We do not know what global temperatures were hundreds of thousands of years ago. They may well have been higher than today. We do have strong evidence that temperatures just a thousand years ago were as high, or higher, than they are today. It is no surprise that the Obama NASA graph does not show these high temperatures. Moreover the temperature’s “shooting up” in the 1950’s is at odds with the standard estimates, which show cooling from the 1940’s until the 1970’s. In fact the satellites show no warming until the late 1990’s.

It would help the parents, students and teachers if they had skeptical materials, written for their grade level, which countered these bogus alarmist claims. Unfortunately the Web is full of sites offering one-sided alarmist teaching materials. Many of these alarmist education websites are federal, such as the NASA site, or federally funded. Here is a sample list that I compiled for CFACT. While there are numerous skeptical websites, there are no skeptical education sites at this time. This gap needs to be filled.


  1. Immortal600 June 15, 2017 at 7:13 PM

    Dr. Wojick, another good article. Thank you for your efforts.

    • David Wojick June 16, 2017 at 11:34 AM

      CFACT sponsored the research, so thank them.

  2. bobmaginnis June 16, 2017 at 9:25 AM

    Here is another good website:

    • David Wojick June 16, 2017 at 11:08 AM

      Despite the deceptive name skepticalscience.com, this is strictly an alarmist site. However it is very technical, so happily not suited for middle or high school education. See my sample list of 33 alarmist edu sites (developed for CFACT):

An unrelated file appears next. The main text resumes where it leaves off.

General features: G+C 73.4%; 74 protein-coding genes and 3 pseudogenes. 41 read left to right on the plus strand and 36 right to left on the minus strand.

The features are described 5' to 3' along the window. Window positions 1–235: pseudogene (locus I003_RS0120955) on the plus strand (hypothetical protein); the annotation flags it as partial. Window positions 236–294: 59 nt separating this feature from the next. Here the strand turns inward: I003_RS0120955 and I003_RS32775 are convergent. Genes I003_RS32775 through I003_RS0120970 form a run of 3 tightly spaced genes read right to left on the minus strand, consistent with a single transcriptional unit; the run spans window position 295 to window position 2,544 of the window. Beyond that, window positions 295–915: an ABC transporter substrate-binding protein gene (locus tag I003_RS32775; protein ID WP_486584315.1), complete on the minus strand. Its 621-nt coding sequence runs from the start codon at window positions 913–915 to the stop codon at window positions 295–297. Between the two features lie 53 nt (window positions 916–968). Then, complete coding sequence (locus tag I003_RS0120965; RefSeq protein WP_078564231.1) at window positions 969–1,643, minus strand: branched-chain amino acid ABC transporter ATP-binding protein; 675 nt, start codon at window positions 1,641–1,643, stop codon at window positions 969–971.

• Immortal600 June 16, 2017 at 12:53 PM

        Thanks for your link. All those sites are only worth a laugh when reading them.

        • David Wojick June 16, 2017 at 2:32 PM

          I agree that the content is laughable, but the uncontested existence of all these alarmist edu sites is a serious concern, one I am working to challenge.

          • Derek June 20, 2017 at 3:16 PM

            David, there is some good stuff out there for those who want to look. Cfact for a start and then there is Watt’s Up With That and Jo Nova with her excellent Skeptic’s Handbook. In my own blog Climatescience.blogspot I have tried to draw a lot of good material together. Any decent school science teacher (and I bet there are lots of them) will be able to provide balance in the simplified global warming lessons in the ordinary under 16 curriculum. I am also confident that bright students will also ask challenging questions based on the things they have read in the press. Even though most of the coverage is biased in a warmist direction there are still some good sceptics (here in the UK we have Christopher Booker, James Delingpole and David Rose, and Matt Ridley).